Before the Capitol was stormed by violent pro-Trump supporters, the president had spoken to the crowd in front of the White House and encouraged his followers to walk down to the Capitol and continue to fight for an election win on his behalf. Meanwhile, inside the Capitol, Congress was meeting to certify the Electoral College votes for President-elect Biden. Biden won the presidential race with 81.28 million votes and 306 electoral votes.

What about Simon & Schuster canceling the publication of Sen. Josh Hawley's forthcoming book? Is that a First Amendment violation?

No. Again, First Amendment claims only pertain to censorship from the US government. Simon & Schuster, owned by ViacomCBS, is a private company. It can decide what to publish and what not to publish. No one has a constitutional right to have their book published. 

Any lawsuit that arises from the publisher canceling the publication of Hawley's book would likely be based on a breach of the contract between Hawley and the publisher. But it wouldn't be based on any First Amendment claims.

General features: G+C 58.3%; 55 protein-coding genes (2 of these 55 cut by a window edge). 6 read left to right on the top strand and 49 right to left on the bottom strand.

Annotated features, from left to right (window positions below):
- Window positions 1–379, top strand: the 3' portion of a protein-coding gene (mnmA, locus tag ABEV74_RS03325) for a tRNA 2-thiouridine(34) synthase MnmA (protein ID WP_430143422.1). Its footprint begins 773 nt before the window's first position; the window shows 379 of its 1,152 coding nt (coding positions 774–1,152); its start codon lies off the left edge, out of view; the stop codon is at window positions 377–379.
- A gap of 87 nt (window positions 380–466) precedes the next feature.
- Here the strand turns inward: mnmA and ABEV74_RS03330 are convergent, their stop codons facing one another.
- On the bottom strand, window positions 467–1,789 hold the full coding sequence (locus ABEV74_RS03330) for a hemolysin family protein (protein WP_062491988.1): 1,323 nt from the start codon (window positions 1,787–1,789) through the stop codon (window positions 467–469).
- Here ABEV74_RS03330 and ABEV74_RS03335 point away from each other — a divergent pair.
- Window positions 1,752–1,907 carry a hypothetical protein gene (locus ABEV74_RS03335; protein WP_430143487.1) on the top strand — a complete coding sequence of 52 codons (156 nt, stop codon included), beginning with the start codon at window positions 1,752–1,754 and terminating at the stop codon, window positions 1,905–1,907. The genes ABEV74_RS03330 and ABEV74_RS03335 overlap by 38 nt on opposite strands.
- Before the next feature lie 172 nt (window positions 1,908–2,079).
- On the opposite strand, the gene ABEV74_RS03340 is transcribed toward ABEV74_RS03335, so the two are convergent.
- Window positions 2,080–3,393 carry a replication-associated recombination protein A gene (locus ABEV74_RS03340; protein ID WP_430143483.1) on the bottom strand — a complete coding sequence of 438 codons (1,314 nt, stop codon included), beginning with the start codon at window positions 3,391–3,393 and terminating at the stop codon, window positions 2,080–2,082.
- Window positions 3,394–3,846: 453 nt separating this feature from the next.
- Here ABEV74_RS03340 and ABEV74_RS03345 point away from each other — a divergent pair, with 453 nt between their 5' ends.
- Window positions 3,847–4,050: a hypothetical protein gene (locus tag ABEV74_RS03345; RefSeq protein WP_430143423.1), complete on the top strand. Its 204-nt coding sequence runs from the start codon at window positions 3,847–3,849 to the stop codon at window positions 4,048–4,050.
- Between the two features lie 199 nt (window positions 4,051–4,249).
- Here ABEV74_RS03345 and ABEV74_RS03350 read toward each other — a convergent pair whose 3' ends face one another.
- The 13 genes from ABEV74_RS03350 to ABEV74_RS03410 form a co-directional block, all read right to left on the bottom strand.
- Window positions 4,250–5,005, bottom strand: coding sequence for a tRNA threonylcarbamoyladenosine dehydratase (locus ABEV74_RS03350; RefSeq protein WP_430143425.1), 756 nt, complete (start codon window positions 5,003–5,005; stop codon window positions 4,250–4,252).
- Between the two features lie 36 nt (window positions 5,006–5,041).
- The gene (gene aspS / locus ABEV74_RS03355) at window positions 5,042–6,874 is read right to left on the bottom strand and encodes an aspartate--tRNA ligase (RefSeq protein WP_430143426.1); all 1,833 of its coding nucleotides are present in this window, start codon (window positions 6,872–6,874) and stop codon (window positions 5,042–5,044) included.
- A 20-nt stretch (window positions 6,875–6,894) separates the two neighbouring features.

What about Apple and Google removing the social media platform Parler from the app store, and Amazon announcing it will no longer host Parler's service? Does this limit free speech under the First Amendment?

No. Just like social media platforms and book publishers, the First Amendment doesn't compel Amazon, Apple or Google to offer all apps or to provide web services to any company. The First Amendment and the free speech guarantee is limited only to preventing the government from censoring speech.  

But this isn't to say that there aren't other concerns. RonNell Andersen Jones, a professor of law at the University of Utah and an affiliated fellow at Yale Law School, said there is a difference between First Amendment protections and what we consider as limitations on free speech. 

"We might want to think more carefully about our free speech and expression values when a company is unable to operate because another company controls a piece of infrastructure," she said. "That's a worthy debate to be having. But it's not a First Amendment issue."

Isn't Parler suing Amazon? What is the lawsuit about then?

Parler's lawsuit against Amazon alleges that the company suspended it from its hosting service for violating antitrust law and for breaching the companies' contractual arrangement.